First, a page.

The Blister Beetles Insect oil beetle, meloe proscarabaeus, is common in Europe. Larvae creep into flowers, than hitch a ride on foraging bees back to their nest, where they feed on eggs, pollen, and nectar. Length up to 1.2 inches (3 cm).
Common name: Blister beetles
Number of species: About 3,000 (about 350 US)
Size: From about 0.1 in (3 mm) to about 1.8 in (4.5 cm)
Key features: Colors mainly bright, although some species are pure black or brown; body often elongate, Blister Beetles Insect sometimes short and fat, head usually broad and connected to the thorax via a narrow “neck”; body often soft and leathery, hard in a few desert species, elytra sometimes short legs long and slender; antennae threadlike or beadlike
Habits: Adults found on flowers, leaves, or on ground on warm days; Blister Beetles Insect larvae of many species wait on flowers for a bee, then hitch a ride back to its nest where they will complete development; some larvae live underground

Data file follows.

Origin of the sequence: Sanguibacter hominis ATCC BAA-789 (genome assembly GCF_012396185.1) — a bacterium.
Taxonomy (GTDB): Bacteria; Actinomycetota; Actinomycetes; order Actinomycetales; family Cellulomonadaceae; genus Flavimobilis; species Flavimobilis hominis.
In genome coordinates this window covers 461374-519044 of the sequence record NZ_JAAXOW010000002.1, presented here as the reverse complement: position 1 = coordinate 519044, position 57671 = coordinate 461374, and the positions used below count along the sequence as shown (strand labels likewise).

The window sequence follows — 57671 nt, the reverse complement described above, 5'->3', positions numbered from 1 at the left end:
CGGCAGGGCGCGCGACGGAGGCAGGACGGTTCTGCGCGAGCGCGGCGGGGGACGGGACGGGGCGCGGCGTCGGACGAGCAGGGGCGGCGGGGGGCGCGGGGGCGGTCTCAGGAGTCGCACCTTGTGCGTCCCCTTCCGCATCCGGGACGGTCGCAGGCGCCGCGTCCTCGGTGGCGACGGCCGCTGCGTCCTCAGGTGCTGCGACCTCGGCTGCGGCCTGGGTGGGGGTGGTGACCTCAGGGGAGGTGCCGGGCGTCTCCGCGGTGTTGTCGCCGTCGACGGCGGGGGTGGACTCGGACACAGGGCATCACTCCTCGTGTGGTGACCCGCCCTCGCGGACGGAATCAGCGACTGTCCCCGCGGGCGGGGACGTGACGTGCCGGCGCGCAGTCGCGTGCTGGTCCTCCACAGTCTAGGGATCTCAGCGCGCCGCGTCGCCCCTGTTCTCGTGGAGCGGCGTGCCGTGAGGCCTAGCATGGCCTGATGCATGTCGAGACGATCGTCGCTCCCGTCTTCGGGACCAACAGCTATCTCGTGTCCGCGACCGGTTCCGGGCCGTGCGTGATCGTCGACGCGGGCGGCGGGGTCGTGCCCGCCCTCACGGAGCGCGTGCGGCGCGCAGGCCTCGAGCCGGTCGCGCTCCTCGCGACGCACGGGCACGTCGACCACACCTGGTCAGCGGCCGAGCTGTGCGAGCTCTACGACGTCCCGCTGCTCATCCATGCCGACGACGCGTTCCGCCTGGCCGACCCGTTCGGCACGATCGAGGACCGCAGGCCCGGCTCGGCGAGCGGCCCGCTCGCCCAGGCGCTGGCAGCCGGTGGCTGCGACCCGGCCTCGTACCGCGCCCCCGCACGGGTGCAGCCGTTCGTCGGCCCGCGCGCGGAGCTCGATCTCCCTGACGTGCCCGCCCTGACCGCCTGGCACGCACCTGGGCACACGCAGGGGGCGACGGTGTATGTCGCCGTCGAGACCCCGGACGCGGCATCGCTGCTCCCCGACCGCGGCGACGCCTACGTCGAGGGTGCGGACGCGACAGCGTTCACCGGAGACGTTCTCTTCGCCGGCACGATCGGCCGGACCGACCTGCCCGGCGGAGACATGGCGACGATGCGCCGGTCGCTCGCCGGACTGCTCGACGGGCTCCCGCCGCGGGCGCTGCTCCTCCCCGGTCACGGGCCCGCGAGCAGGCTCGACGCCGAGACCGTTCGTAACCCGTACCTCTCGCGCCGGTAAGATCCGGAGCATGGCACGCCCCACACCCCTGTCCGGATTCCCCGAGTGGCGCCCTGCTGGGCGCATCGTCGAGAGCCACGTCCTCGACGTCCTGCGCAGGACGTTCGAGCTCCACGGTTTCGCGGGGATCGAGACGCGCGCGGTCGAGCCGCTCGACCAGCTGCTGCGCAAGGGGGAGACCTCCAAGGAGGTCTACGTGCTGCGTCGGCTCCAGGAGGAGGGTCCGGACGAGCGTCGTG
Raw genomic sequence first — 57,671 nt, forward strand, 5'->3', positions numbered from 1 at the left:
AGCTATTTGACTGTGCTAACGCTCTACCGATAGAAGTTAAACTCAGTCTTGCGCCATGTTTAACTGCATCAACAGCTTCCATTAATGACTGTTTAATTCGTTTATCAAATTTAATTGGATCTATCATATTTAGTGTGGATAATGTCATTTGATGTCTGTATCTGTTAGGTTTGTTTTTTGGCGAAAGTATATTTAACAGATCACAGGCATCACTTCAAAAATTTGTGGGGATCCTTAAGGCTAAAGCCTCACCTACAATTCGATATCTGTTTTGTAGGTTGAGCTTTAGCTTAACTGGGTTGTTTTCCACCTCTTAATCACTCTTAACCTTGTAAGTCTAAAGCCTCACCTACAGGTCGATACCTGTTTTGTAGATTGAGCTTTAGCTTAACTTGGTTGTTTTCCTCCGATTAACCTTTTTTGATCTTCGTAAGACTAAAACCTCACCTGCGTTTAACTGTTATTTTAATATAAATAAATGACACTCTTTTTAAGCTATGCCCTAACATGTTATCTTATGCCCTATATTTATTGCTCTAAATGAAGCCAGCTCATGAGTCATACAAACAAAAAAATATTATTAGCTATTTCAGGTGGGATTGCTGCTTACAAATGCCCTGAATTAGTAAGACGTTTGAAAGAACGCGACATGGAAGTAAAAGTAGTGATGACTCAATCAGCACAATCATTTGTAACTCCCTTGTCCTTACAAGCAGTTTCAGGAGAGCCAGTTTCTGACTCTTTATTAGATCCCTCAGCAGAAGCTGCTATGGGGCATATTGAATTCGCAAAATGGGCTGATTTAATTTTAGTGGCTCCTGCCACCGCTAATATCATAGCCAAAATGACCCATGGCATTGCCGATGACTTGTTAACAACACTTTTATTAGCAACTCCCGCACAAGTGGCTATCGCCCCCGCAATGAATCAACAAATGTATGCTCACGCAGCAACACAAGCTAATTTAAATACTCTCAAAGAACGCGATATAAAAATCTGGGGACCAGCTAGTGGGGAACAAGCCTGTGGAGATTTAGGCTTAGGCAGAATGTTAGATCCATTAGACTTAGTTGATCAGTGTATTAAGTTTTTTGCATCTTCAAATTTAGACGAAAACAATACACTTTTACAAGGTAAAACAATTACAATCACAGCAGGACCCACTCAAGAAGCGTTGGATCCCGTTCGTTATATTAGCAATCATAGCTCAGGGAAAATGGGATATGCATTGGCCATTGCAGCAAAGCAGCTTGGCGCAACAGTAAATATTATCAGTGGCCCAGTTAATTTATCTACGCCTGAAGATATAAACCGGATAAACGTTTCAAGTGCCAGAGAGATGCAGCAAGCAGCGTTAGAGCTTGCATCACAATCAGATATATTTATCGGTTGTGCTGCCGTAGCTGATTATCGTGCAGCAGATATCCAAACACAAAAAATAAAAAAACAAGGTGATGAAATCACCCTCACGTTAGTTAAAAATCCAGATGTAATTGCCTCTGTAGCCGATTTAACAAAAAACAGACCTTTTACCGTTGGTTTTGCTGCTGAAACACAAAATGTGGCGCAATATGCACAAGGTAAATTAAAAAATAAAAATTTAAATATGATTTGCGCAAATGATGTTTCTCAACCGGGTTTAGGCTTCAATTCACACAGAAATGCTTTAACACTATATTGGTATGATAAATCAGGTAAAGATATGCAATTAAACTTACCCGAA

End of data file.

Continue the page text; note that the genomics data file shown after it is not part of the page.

Breeding: Mating pairs frequently seen on flowers; some species have quite complex courtship procedures, such as the male striking the female with his front legs or tapping her rear end with his antennae and mouthparts; Blister Beetles Insect eggs laid in large batches in the ground
Diet: Adults mainly eat leaves and flowers and may harm cultivated crops; larvae live in bees’ and wasps’ nests eating the stored provisions or in the ground feeding on grasshopper eggs
Habitat: Forests, grasslands, gardens, and mountainsides; often common in deserts-most of the North American species are restricted
Distribution: worldwide, but most abundant in warm, dry regions such as deserts and the African savanna grasslands; rarer in dense forests.
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